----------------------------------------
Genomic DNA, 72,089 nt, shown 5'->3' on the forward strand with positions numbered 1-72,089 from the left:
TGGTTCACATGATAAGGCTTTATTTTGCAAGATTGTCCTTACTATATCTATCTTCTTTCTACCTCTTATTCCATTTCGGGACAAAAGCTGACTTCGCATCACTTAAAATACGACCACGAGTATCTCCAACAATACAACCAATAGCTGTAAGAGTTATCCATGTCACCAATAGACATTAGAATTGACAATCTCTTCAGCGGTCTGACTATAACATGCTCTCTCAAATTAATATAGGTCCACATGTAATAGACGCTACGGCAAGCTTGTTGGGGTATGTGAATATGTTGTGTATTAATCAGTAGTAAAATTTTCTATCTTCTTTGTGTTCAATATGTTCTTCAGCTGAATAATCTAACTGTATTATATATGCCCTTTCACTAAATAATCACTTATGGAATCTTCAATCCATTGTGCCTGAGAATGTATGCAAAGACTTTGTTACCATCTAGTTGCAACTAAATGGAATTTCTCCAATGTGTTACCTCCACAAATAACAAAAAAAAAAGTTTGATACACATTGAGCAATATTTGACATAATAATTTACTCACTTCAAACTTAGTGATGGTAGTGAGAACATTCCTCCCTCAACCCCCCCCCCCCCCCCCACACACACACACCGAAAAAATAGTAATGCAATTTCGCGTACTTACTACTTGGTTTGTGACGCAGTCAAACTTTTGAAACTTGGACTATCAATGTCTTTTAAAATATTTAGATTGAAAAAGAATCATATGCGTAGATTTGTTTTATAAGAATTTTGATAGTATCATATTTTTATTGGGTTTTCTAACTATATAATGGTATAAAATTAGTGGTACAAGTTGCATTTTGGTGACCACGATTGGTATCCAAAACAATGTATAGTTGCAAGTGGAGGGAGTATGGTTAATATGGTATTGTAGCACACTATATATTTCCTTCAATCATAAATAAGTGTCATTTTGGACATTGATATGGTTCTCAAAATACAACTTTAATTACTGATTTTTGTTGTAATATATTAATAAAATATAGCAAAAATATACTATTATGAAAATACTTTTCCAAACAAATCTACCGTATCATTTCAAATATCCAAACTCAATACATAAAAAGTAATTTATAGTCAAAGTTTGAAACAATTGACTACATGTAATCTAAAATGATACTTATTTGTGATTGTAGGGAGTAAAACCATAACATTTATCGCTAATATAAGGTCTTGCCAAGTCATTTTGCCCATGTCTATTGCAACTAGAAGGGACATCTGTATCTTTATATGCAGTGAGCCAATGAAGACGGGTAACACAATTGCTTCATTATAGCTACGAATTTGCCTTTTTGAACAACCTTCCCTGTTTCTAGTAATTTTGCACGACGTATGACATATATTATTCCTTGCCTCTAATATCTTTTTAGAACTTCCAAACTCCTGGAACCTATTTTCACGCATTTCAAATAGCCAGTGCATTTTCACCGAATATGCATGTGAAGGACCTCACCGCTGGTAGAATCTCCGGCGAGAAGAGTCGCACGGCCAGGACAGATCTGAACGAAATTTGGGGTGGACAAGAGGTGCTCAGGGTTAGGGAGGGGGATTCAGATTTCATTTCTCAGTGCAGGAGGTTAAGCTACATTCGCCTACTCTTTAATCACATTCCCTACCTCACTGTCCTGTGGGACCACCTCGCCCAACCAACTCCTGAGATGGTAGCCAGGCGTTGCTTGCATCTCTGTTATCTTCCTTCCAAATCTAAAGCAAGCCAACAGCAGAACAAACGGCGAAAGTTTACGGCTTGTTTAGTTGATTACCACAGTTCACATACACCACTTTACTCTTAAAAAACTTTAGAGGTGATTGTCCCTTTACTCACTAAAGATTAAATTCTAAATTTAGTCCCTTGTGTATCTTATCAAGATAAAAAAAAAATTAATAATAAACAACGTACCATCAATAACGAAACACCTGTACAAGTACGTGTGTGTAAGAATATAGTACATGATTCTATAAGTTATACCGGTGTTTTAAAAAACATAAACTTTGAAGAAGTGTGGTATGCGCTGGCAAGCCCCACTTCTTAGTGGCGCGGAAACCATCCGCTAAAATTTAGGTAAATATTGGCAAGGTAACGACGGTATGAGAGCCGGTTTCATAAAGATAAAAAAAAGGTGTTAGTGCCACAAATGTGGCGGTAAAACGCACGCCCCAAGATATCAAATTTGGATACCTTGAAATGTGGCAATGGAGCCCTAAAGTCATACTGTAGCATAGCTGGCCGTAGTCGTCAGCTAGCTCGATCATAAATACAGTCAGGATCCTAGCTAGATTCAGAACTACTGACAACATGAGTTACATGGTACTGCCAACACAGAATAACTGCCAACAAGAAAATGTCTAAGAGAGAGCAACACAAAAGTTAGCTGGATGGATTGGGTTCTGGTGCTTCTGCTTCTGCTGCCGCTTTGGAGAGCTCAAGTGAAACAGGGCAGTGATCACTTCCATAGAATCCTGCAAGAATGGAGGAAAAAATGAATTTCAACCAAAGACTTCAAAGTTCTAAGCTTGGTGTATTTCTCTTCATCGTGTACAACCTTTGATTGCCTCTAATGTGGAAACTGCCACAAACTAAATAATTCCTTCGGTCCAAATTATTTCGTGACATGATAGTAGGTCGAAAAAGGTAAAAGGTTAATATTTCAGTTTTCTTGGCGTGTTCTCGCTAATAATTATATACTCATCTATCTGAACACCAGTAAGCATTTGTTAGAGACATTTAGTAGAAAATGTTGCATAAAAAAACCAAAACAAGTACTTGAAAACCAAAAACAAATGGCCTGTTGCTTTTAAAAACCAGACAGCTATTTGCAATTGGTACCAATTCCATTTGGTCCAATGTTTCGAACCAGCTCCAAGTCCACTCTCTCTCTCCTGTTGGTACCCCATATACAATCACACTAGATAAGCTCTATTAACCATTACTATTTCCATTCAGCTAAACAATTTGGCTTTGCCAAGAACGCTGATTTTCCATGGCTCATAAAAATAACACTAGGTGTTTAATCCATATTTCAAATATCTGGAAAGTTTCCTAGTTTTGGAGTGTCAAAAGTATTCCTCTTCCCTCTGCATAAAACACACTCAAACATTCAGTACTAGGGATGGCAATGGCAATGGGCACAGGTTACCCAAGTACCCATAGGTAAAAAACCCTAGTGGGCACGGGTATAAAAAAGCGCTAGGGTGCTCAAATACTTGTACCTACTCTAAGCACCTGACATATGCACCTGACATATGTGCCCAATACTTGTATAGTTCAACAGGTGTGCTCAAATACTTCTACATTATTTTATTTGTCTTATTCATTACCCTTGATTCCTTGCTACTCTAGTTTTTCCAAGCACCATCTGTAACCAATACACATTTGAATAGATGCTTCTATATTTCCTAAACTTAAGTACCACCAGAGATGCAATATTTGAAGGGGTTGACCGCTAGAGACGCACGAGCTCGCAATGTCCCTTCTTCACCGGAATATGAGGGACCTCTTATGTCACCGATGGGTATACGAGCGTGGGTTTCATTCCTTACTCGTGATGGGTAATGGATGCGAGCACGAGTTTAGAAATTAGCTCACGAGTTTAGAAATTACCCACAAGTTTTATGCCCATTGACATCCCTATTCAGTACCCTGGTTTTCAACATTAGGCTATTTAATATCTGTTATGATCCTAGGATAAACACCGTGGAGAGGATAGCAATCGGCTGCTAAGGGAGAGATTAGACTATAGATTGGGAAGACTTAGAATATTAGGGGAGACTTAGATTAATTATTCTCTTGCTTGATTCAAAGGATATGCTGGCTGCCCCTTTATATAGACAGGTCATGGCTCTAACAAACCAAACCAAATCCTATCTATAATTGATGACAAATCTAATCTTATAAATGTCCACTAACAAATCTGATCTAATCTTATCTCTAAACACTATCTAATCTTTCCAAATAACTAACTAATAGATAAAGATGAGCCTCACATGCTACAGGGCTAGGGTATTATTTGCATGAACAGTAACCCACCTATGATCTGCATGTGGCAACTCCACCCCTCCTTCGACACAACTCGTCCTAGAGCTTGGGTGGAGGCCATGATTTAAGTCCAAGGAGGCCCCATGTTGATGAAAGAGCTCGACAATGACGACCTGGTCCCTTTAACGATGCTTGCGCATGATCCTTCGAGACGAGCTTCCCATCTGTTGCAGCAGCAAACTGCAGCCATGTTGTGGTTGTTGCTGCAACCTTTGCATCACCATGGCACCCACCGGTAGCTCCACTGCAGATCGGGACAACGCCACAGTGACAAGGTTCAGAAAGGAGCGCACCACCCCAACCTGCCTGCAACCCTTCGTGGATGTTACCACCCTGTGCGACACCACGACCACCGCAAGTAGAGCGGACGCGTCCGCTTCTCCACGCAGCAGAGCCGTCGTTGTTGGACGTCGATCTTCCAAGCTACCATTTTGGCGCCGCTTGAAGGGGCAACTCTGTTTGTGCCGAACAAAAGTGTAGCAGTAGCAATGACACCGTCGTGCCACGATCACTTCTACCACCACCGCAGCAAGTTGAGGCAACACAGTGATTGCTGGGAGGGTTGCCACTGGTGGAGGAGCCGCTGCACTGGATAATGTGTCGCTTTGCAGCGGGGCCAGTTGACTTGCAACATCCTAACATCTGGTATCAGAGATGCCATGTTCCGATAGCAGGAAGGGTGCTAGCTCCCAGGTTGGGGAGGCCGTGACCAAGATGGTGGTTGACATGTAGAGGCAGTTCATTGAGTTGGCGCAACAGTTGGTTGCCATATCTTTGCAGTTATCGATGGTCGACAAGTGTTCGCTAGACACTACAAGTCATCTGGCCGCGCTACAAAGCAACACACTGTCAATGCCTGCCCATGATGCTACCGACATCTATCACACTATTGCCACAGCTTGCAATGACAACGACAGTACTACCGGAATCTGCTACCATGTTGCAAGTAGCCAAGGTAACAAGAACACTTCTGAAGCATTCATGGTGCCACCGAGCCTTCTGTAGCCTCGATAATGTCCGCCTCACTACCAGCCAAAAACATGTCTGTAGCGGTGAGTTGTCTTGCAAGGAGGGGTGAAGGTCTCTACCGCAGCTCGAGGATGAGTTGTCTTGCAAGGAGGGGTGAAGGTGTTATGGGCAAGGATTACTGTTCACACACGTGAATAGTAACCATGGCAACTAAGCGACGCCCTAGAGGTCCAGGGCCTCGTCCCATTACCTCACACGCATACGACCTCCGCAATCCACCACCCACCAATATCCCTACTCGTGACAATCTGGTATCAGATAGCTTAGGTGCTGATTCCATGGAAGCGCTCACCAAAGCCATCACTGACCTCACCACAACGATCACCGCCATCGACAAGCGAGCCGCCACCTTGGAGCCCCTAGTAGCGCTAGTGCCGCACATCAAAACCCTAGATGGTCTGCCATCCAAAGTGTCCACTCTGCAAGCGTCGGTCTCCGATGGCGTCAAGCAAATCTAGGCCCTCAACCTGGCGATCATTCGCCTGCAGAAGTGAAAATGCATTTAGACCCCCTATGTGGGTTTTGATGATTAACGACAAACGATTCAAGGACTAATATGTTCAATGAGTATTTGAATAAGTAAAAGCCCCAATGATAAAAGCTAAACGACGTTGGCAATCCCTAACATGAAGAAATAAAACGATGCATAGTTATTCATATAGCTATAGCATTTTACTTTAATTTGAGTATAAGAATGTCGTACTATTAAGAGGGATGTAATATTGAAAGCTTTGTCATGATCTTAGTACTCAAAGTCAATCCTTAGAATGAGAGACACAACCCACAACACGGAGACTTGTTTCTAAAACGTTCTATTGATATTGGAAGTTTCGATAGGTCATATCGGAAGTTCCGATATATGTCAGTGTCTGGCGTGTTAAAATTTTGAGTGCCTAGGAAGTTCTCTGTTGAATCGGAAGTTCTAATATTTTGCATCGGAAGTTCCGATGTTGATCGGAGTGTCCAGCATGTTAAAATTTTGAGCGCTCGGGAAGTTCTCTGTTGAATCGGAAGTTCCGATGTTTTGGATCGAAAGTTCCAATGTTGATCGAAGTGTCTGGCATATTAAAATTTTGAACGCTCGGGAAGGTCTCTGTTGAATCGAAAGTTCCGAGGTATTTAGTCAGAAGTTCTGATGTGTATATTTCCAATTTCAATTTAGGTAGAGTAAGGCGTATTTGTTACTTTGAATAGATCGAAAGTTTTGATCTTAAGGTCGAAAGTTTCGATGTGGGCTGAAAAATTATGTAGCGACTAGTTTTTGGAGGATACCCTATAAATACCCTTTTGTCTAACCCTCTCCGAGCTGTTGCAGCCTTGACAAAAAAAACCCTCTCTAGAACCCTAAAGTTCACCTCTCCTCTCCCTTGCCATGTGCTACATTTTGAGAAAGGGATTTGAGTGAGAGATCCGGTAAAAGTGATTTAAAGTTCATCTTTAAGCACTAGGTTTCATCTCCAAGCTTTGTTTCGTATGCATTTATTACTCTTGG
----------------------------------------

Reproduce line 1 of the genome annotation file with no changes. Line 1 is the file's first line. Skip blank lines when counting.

Genomic DNA, 72,089 nt, shown 5'->3' on the forward strand with positions numbered 1-72,089 from the left: